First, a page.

The US and Canadian Boats to Gaza – M/V Audacity of Hope and M/V Tahrir, respectively – tried to make an unauthorized departure on 1 July from the Greek port they have been detained in. The Greek coast guard promptly intercepted them (don’t miss Challah Hu Akbar’s coverage at the link). This may be the final ride of the 2011 flotilla. Its prospects are certainly dimming: now that AOH and Tahrir have violated a directive from the Greek authorities, which had ordered them to remain in port pending the investigation of a complaint filed against them, the ships can be held there for as long as the Greeks see fit, and their crews might well be charged in court.
Positive as this outcome would be, it falls short of the leadership by which the Western nations should have shut down the flotilla in the first place. As I wrote a couple of weeks ago, there was a point at which all of the ships participating in the 2011 flotilla were flagged by North American or European nations. (A Jordanian ship has since been announced, although there has been little information about it.)
Of all the nations on earth, it ought to be the nations of North America and Europe that prevent ships under their flags from being used in such a cause. If for no other reason (e.g., that Israel is a US ally and fellow Western democracy), our concern about order in the unforgiving environment of the seas should prompt us to exercise our prerogative as flag states. There exists no “right” to attempt to break a blockade under the flag of any nation; rather, the authority of a flag state to prevent such an attempt is absolute. The flag state may not always have the means to prevent such an action. But the US, Canada, and the nations of Europe certainly do. In our case, the only question is whether the authority will be used.
The nations of the 2011 flotilla have not used it. Instead, Israel has had to mount a campaign of lawsuits and sabotage to prevent the flotilla from getting underway. To date, Greece has been induced to hold at least six ships in port because of procedural complaints filed against them; two ships have been sabotaged (the second, the Irish ship M/V Saoirse, was reported on Wednesday); and the Israeli law center Shurat HaDin has filed a lawsuit in US federal court to prevent the M/V Audacity of Hope from participating in the flotilla. (Texas Governor Rick Perry wrote on Thursday to urge the Obama administration to intercept and/or prosecute the American flotilla participants, citing Title 18 Section 962 of the US Code.)
These creative efforts get an A+ for ingenuity and determination, but they should not have been necessary. Nor should the US or any of our allies be working through covert, undeclared pressure on Greece or Turkey to prevent the ships under our flags from departing their ports to mount the flotilla operation. We should state our purpose overtly as a matter of policy. Merely warning our citizens that this is a bad idea is insufficient; out governments should be denying them the ships.
We should do so especially because of the evidence of participation in the flotilla by Hamas and IHH. Dutch media have reported this week that all the embarked Dutch journalists have pulled out of the flotilla (here and here), in large part because of the presence of a Hamas leader. One of the chief organizers of the flotilla is Mohammed Sawalha, who has extensive Hamas connections.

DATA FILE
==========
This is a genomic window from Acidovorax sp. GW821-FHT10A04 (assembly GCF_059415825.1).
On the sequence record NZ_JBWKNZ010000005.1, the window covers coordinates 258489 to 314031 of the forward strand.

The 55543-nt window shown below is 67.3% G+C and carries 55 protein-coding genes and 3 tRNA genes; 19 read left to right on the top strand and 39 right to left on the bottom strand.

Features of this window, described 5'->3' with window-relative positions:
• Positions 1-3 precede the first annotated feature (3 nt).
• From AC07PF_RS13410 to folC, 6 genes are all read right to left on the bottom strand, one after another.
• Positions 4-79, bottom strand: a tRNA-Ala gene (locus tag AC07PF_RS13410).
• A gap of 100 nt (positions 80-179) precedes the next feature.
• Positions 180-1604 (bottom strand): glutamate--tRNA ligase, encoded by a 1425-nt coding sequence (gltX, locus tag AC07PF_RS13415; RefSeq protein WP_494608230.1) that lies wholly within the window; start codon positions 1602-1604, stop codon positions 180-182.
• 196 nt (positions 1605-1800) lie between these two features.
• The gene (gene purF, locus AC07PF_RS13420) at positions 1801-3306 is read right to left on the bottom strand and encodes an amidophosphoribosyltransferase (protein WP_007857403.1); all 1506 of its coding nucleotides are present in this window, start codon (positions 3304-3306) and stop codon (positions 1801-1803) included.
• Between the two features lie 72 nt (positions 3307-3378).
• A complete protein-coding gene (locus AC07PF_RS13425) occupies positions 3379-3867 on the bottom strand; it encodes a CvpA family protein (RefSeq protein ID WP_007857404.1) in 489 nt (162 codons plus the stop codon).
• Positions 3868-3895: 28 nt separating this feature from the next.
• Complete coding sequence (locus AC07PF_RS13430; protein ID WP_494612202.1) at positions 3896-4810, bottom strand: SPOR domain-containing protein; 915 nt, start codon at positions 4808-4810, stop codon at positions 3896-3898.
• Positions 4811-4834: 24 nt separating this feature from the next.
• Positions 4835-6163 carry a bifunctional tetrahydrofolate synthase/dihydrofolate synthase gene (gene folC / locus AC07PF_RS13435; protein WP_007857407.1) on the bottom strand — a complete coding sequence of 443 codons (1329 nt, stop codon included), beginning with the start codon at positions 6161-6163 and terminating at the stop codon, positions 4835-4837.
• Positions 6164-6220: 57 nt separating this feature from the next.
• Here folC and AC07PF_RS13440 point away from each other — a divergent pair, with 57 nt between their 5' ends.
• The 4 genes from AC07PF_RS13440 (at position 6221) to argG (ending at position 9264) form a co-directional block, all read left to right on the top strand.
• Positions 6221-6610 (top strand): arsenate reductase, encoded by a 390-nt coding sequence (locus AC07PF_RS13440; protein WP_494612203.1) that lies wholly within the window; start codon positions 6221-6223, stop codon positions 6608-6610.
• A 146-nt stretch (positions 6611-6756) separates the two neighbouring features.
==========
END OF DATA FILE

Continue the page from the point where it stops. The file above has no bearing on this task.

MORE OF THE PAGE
But the participation of IHH members, widely reported in Turkish media, is in one way even more significant. It was IHH participants who attacked Israeli soldiers during the 2010 flotilla incident, and their presence this year lends special credence to the Israeli report earlier this week that flotilla participants from the terror groups were planning another attack on the IDF. In line with this purpose, one of the American flotilla planners has forthrightly announced that the flotilla is part of
… a larger strategy, to transform this conflict from one between Israel and the Palestinians, or Israel and the Arab world…to one between the rest of the world and Israel…
There can be no excuse for permitting Americans to involve the US flag in this. There is no “order” in the maritime environment without the exercise of authority by someone functioning, in essence, as a territorial sheriff. But the good news is that the enforcement of such order properly extends to preventing disorderly and escalatory acts by those operating under national flags. Individual governments are the highest authority, and in maritime terms, the US is chief among them. The Obama administration’s public passivity regarding the Americans in the flotilla and their US-flagged ship sends a significant and destructive signal about our posture on maritime order. It says we don’t care about it.
That is a dangerous signal to send in 2011, with China conducting aggressive naval operations in the Japanese islands, Iran operating submarines beyond the Arabian Sea, and US leadership ineffective against the Somali piracy problem. Maritime order doesn’t keep itself – but visibly enforcing it once can provide a lesson that lasts for decades.